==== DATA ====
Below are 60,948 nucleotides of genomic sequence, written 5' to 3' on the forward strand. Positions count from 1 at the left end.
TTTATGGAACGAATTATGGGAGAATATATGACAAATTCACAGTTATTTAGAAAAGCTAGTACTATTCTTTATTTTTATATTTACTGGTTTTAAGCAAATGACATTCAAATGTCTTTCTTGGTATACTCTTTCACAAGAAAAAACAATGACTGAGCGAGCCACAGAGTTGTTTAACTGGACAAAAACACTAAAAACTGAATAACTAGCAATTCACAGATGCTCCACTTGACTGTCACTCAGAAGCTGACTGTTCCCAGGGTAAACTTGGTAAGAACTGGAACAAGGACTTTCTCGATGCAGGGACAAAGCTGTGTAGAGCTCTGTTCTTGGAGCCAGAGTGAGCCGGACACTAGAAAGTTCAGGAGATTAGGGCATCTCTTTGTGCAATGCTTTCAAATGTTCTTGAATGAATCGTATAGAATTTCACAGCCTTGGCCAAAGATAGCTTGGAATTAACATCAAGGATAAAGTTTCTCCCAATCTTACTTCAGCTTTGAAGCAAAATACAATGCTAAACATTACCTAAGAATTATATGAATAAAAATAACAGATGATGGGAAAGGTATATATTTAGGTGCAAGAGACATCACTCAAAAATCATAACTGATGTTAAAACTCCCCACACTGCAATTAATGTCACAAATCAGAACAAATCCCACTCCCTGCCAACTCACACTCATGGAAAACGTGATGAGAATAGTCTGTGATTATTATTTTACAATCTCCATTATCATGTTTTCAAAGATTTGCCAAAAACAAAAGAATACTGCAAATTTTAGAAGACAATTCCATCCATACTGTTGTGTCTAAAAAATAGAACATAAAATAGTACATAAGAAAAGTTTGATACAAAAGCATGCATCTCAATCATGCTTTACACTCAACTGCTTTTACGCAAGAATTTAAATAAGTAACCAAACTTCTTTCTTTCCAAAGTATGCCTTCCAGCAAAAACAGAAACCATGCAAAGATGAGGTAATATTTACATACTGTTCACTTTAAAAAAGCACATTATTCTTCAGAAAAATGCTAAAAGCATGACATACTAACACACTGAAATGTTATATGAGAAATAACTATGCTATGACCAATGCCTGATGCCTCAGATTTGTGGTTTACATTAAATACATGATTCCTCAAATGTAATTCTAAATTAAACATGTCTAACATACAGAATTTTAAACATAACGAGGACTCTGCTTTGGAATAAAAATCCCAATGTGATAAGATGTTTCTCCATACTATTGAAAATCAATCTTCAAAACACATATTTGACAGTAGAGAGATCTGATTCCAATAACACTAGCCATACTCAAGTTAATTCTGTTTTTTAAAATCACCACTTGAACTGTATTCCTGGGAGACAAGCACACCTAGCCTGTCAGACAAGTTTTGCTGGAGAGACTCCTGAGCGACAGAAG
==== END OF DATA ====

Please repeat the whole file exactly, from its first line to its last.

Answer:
Below are 60,948 nucleotides of genomic sequence, written 5' to 3' on the forward strand. Positions count from 1 at the left end.
TTTATGGAACGAATTATGGGAGAATATATGACAAATTCACAGTTATTTAGAAAAGCTAGTACTATTCTTTATTTTTATATTTACTGGTTTTAAGCAAATGACATTCAAATGTCTTTCTTGGTATACTCTTTCACAAGAAAAAACAATGACTGAGCGAGCCACAGAGTTGTTTAACTGGACAAAAACACTAAAAACTGAATAACTAGCAATTCACAGATGCTCCACTTGACTGTCACTCAGAAGCTGACTGTTCCCAGGGTAAACTTGGTAAGAACTGGAACAAGGACTTTCTCGATGCAGGGACAAAGCTGTGTAGAGCTCTGTTCTTGGAGCCAGAGTGAGCCGGACACTAGAAAGTTCAGGAGATTAGGGCATCTCTTTGTGCAATGCTTTCAAATGTTCTTGAATGAATCGTATAGAATTTCACAGCCTTGGCCAAAGATAGCTTGGAATTAACATCAAGGATAAAGTTTCTCCCAATCTTACTTCAGCTTTGAAGCAAAATACAATGCTAAACATTACCTAAGAATTATATGAATAAAAATAACAGATGATGGGAAAGGTATATATTTAGGTGCAAGAGACATCACTCAAAAATCATAACTGATGTTAAAACTCCCCACACTGCAATTAATGTCACAAATCAGAACAAATCCCACTCCCTGCCAACTCACACTCATGGAAAACGTGATGAGAATAGTCTGTGATTATTATTTTACAATCTCCATTATCATGTTTTCAAAGATTTGCCAAAAACAAAAGAATACTGCAAATTTTAGAAGACAATTCCATCCATACTGTTGTGTCTAAAAAATAGAACATAAAATAGTACATAAGAAAAGTTTGATACAAAAGCATGCATCTCAATCATGCTTTACACTCAACTGCTTTTACGCAAGAATTTAAATAAGTAACCAAACTTCTTTCTTTCCAAAGTATGCCTTCCAGCAAAAACAGAAACCATGCAAAGATGAGGTAATATTTACATACTGTTCACTTTAAAAAAGCACATTATTCTTCAGAAAAATGCTAAAAGCATGACATACTAACACACTGAAATGTTATATGAGAAATAACTATGCTATGACCAATGCCTGATGCCTCAGATTTGTGGTTTACATTAAATACATGATTCCTCAAATGTAATTCTAAATTAAACATGTCTAACATACAGAATTTTAAACATAACGAGGACTCTGCTTTGGAATAAAAATCCCAATGTGATAAGATGTTTCTCCATACTATTGAAAATCAATCTTCAAAACACATATTTGACAGTAGAGAGATCTGATTCCAATAACACTAGCCATACTCAAGTTAATTCTGTTTTTTAAAATCACCACTTGAACTGTATTCCTGGGAGACAAGCACACCTAGCCTGTCAGACAAGTTTTGCTGGAGAGACTCCTGAGCGACAGAAG